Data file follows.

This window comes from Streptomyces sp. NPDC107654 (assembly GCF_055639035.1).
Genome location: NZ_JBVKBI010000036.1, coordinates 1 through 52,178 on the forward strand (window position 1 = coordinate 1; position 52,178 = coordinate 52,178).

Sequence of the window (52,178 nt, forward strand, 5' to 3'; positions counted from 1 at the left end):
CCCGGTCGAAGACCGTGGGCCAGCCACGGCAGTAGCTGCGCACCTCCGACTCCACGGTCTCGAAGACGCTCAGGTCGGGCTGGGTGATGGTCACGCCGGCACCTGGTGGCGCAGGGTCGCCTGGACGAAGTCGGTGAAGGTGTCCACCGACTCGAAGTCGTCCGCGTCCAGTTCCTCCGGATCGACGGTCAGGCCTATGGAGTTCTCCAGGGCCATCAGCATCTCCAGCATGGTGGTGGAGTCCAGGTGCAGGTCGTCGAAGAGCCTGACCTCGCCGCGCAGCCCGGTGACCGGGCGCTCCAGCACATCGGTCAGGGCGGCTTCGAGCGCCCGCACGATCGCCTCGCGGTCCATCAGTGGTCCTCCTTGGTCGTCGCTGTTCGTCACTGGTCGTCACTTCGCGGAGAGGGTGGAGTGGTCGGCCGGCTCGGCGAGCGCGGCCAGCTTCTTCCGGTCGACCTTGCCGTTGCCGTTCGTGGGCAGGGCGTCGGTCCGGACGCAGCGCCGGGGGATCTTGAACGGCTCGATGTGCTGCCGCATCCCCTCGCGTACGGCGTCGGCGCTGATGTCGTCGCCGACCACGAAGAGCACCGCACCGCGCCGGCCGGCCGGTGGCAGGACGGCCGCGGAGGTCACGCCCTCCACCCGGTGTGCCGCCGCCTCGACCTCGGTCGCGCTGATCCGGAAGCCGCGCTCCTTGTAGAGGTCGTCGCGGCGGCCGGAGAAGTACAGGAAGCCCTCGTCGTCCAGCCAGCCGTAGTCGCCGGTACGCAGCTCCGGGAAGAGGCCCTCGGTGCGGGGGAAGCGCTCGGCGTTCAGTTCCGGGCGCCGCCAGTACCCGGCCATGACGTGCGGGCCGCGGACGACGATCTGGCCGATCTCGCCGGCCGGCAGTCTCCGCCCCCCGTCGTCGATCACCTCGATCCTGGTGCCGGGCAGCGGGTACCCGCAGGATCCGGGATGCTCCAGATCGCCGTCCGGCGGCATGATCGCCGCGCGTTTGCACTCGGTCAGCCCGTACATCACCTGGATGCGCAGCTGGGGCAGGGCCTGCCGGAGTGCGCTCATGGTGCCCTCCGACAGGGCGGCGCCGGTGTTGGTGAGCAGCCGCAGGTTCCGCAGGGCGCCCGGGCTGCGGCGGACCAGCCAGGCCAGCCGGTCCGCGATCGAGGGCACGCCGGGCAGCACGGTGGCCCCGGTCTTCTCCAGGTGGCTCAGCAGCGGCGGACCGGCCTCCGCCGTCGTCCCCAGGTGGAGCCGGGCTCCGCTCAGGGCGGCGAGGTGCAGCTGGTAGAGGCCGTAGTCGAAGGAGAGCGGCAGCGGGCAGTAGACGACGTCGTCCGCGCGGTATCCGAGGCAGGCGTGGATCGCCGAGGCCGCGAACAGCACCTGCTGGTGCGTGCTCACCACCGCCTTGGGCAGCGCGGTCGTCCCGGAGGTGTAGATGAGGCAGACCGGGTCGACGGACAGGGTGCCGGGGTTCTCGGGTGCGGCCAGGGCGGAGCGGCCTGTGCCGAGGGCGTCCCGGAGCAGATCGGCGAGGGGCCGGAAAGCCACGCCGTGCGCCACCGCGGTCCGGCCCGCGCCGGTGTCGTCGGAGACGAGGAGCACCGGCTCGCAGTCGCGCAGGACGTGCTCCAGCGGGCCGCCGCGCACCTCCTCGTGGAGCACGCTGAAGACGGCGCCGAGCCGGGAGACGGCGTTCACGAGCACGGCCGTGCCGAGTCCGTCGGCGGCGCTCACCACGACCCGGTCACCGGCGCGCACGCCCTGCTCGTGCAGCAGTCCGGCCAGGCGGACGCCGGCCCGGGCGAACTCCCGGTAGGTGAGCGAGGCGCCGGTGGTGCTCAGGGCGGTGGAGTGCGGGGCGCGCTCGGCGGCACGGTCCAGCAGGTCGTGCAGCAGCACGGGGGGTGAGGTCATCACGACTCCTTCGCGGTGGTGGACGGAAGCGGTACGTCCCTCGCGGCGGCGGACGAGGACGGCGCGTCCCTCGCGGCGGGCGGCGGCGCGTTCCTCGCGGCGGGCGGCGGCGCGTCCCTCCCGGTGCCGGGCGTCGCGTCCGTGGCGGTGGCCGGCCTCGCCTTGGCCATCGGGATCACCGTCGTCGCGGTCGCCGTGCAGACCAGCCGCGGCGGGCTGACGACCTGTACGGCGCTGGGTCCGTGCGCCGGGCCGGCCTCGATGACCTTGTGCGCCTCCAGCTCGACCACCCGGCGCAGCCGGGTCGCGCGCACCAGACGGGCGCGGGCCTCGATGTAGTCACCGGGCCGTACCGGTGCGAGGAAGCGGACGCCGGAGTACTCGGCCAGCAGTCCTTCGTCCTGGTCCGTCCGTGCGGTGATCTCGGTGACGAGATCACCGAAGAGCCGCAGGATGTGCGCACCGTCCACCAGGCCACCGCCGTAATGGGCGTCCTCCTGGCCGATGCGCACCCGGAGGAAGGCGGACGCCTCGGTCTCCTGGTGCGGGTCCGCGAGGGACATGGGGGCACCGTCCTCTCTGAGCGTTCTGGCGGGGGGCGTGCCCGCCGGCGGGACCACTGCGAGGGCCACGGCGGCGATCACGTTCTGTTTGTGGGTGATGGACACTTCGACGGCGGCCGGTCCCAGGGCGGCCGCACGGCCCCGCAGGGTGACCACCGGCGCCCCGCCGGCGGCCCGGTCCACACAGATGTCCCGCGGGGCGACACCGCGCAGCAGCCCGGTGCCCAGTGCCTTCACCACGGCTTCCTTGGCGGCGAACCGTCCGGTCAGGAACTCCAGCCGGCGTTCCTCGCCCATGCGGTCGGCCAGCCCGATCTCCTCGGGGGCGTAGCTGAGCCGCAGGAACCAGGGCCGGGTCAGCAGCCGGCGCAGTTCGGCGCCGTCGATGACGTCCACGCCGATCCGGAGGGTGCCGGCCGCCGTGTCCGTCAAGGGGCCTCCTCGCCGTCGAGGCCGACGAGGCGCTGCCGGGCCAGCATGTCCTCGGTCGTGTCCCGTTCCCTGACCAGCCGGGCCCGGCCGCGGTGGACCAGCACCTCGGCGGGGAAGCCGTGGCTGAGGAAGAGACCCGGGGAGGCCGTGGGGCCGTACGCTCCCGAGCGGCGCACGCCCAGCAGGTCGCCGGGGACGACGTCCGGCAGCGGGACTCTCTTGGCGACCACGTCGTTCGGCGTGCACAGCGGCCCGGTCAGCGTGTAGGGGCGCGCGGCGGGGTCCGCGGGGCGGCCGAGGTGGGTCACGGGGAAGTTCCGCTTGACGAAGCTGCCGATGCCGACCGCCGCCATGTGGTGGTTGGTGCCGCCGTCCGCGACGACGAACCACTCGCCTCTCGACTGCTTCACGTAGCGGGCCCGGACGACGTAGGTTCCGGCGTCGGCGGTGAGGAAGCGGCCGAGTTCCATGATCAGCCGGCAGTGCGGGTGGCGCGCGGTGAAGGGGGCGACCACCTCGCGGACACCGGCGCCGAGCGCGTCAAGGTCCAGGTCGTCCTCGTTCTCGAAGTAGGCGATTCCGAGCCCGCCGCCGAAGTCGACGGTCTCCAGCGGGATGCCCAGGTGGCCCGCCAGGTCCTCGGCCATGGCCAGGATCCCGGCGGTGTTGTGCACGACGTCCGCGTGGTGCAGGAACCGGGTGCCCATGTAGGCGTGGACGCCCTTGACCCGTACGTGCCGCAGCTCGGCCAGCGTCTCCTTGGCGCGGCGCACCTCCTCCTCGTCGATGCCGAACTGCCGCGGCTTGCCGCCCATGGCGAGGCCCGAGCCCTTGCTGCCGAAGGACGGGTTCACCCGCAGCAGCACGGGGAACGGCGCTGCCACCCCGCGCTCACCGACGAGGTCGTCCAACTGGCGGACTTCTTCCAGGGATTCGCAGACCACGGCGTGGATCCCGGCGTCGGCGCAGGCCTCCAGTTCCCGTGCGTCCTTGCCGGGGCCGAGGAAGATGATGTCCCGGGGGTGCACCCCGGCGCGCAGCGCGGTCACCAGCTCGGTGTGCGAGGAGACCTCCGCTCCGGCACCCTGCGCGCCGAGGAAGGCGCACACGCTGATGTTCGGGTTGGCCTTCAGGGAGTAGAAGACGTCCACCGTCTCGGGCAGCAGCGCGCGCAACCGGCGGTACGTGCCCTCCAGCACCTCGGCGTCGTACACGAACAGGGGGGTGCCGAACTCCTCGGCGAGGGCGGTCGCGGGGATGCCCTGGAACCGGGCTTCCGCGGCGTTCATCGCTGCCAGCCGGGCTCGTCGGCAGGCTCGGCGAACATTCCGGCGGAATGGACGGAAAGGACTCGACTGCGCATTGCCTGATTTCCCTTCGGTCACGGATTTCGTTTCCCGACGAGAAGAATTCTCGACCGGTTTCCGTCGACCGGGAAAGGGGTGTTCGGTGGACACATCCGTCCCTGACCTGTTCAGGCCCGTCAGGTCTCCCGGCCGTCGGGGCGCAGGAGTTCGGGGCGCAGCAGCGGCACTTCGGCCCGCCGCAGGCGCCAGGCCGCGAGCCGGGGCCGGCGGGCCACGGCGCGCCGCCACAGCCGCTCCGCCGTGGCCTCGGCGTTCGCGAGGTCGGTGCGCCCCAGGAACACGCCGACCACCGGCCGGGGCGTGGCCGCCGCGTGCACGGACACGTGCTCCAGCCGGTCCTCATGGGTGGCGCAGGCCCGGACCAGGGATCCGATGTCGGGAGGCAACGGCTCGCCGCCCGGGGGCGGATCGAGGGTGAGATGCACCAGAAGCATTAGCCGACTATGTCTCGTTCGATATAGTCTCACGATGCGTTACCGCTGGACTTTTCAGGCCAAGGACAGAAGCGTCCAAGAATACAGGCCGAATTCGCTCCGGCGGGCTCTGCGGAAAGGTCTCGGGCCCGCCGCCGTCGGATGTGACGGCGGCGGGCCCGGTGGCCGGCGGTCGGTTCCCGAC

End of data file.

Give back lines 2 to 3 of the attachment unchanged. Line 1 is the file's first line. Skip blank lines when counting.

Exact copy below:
Genome location: NZ_JBVKBI010000036.1, coordinates 1 through 52,178 on the forward strand (window position 1 = coordinate 1; position 52,178 = coordinate 52,178).

Sequence of the window (52,178 nt, forward strand, 5' to 3'; positions counted from 1 at the left end):